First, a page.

(and curiously, the most recent use of military force that the American government has undertaken – Odyssey Dawn – was rather completely divorced from the political process)Report

  3. Don Zeko says:

    Quis custodiet ipsos custodes? I think you are vastly overrating the effectiveness of non-democratic forms of decision-making. I simply don’t see how prediction markets or panels of experts will be proof against corruption or capture. To take the most obvious example, suppose we follow your advice and create a panel of economists to set fiscal policy (as an aside, how many on this panel? 5? 50? 500?). How will we select these economists? Who even determines who is or is not a credentialed expert in the field? It seems that all this suggestion does is take us from a world in which we send tremendous amounts of time and money influencing elections to a world in which we spend tremendous amounts of time and money trying to influence the selection of the unaccountable experts who will sit in judgment of us. I, for one, don’t look at the modern Supreme Court confirmation process and think “gee, wouldn’t it be great if we made all of our decisions like this?”Report

    • Murali in reply to Don Zeko says:

      How about selection of the chairman of the fed? How much heartache goes into that? A large part of the BS that goes into supreme court confirmation is culture wars idiocy.Report

      • Don Zeko in reply to Murali says:

        Are you really confident that a board empowered to decide the funding level of Medicare or whether taxes rise or fall would look more like the Fed than the SC? I would suggest that the Fed is a bit of an outlier; organized American politics is strangely uninterested in monetary policy. Put fiscal policy on the docket and that de-politicization evaporates.

        Also, pointing to the Fed doesn’t really address the other problem of this idea. How exactly are we credentialing or empowering experts? Who decides who is a member of these bodies and how do we ensure that their decisions are viewed as legitimate and binding?Report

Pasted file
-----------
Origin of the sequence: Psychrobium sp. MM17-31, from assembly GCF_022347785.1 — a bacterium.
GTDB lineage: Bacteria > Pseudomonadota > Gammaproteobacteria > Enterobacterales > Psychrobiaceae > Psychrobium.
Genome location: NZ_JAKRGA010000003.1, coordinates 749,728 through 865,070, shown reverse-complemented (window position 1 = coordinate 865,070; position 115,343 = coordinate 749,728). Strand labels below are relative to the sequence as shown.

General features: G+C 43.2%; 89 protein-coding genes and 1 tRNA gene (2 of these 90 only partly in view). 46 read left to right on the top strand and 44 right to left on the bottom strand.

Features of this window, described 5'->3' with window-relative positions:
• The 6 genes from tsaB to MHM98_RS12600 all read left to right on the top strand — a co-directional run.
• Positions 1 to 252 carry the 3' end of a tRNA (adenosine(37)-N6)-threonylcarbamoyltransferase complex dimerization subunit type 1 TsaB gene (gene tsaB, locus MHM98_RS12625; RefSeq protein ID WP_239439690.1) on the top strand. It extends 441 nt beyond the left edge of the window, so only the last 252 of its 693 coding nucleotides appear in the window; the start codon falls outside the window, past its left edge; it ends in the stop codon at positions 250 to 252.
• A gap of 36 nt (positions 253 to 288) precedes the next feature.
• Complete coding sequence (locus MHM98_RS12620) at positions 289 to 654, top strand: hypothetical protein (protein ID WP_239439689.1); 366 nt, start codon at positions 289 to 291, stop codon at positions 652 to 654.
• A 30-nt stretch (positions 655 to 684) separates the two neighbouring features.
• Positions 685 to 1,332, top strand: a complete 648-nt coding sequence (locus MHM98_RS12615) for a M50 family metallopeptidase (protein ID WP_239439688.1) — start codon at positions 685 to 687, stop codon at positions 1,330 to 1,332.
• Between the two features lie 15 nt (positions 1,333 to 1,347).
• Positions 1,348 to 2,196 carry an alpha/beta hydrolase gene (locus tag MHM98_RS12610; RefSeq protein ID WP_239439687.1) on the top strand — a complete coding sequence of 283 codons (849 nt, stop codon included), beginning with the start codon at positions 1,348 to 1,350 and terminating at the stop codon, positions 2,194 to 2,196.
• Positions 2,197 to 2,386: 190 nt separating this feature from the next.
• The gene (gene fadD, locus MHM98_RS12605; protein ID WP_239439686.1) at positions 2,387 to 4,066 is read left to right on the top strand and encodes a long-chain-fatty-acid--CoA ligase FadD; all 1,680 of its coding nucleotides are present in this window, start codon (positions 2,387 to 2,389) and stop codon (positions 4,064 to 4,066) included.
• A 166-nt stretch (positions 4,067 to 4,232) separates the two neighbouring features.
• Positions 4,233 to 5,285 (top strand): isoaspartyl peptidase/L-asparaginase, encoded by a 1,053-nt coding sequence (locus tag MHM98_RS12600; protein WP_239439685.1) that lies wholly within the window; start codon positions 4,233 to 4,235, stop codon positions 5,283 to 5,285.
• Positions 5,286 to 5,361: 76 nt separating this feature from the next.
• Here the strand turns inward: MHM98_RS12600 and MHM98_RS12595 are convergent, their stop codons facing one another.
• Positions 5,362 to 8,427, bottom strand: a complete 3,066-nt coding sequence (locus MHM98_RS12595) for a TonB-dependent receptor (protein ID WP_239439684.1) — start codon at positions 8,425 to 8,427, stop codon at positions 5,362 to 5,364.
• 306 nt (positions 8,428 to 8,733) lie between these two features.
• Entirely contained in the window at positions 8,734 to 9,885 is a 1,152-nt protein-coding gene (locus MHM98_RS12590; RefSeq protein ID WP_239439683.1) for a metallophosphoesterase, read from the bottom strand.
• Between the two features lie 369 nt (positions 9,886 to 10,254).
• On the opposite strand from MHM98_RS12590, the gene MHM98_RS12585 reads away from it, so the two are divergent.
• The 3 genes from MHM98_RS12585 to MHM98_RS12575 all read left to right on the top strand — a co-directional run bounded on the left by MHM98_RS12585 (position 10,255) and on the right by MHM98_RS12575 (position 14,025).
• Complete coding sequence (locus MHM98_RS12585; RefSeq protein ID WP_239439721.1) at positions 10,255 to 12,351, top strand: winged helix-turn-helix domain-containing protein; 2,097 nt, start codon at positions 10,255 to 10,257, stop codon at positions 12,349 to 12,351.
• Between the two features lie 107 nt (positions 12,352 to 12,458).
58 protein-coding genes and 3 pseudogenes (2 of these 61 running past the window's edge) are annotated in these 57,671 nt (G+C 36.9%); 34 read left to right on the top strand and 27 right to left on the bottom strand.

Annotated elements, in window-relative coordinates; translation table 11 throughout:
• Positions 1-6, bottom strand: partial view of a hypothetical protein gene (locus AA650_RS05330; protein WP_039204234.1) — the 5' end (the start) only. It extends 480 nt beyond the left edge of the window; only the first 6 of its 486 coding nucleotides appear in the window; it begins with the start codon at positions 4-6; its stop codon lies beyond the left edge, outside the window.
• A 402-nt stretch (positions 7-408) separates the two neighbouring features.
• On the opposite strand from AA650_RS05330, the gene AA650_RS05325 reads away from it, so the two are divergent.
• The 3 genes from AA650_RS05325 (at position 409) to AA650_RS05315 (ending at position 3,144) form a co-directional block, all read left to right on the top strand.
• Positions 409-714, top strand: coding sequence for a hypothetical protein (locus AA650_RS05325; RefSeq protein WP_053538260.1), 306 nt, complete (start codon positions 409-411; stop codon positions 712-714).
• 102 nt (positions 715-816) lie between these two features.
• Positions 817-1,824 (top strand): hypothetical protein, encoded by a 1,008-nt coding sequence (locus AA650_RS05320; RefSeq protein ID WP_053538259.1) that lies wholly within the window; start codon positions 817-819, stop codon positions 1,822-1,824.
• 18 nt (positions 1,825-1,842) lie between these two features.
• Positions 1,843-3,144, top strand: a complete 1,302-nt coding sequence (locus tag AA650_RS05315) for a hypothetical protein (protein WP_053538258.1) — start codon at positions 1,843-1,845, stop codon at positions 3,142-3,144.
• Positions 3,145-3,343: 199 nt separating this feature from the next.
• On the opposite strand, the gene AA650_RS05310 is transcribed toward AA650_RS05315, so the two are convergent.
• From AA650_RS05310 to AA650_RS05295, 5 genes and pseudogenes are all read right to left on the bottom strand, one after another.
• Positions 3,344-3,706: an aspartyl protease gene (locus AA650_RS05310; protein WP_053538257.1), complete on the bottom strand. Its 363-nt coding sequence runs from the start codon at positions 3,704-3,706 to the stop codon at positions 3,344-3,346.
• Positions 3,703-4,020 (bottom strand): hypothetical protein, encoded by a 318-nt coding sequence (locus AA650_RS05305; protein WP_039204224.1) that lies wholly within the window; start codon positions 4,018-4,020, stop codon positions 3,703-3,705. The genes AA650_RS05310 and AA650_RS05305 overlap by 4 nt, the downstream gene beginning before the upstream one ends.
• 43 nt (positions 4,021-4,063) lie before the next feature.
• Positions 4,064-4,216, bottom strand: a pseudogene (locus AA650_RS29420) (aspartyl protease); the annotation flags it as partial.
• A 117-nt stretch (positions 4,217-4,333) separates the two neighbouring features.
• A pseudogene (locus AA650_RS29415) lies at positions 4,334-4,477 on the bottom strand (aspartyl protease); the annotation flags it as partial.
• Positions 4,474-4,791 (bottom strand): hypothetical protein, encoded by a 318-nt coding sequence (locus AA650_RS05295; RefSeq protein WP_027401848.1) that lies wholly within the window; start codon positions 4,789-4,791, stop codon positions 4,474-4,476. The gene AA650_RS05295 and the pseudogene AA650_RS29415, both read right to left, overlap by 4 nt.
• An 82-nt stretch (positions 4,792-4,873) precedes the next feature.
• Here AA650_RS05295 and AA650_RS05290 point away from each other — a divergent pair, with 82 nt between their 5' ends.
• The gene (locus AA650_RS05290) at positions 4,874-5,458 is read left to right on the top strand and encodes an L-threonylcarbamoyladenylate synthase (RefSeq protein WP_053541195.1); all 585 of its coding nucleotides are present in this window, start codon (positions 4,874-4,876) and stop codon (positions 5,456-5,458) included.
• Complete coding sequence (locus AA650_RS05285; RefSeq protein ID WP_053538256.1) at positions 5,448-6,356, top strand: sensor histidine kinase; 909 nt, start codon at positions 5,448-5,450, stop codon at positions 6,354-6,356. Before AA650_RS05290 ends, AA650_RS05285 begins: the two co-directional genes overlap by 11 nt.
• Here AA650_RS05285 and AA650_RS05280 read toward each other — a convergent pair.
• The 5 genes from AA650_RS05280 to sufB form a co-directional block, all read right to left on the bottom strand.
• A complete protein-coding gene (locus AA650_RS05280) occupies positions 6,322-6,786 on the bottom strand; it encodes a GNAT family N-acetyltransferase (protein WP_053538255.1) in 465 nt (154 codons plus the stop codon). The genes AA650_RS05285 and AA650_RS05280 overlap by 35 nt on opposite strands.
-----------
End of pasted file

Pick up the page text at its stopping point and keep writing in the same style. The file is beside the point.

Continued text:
• Murali in reply to Don Zeko says:

          Actually, I was thinking more in terms of a permanent civil service which would tend to regulate itself and choose its own members. They would get bonuses everytime their policy outperformed their targets. So naturally, they would choose people with PHDs in the relevant fieldsReport

          • david in reply to Murali says:

            Who staffs the agency that measures these targets?

            And that’s the easy question. Here comes the hard one: who makes the judgment calls when a conflict-of-interest exists for senior civil servants? e.g., If I own a lot of land, I would object to a land value tax if I thought it would be shown, technocratically, to be a good way to acquiring revenue to do whatever (like cut taxes elsewhere, perhaps). And so it would not be in my interest to hire the best tax economists I can find. Even if better economists would increase my bonus, I would lose my land rent.

            And of course, material interest aside, senior civil servants can have prejudices or ideological commitments too – commitments that they might be prepared to sacrifice some income for.Report

    • James K in reply to Don Zeko says:

      All the research on prediction markets I’ve read says that prediction markets are much harder to manipulate then elections – in fact it appears they are effectively impossible to manipulate.Report

      • david in reply to James K says:

        But you go ahead and have the election anyway. You don’t go “welp the market says Gore will be the winner, so let’s save ourselves the trouble and appoint Gore as High Technopriest, yay to whoever bet on him!”

        See the difference?Report

        • James K in reply to david says:

          The proposed model for futuarchy doesn’t work like that. It looks at policies rather than leaders, and it evaluates the outcomes of policies against a democratically-determined social welfare function, not just by predicting what option is most popular.Report

  4. Roger says:


    Great post as usual. I think I agree, though I still need to follow your links to get more of an idea of how technocratic experts and prediction markets would perform.Report

    • Roger in reply to Roger says:

      One immediate concern is that if being defined as an expert has power privilege, then we will no longer have experts. We will have people brokering for power in the guise of experts as revealed in the extremes of environmentalism (both sides) and creationism.

      Even the IGM board of economist experts are weighted far to the left of mainstream society. Though I pretty much agree with the consensus on just about everything, so that is a point in your favor.Report

    • Murali in reply to Roger says:

      technocratic experts crafted Singapore’s healthcare policy, which is fairly close to your own ideal system.Report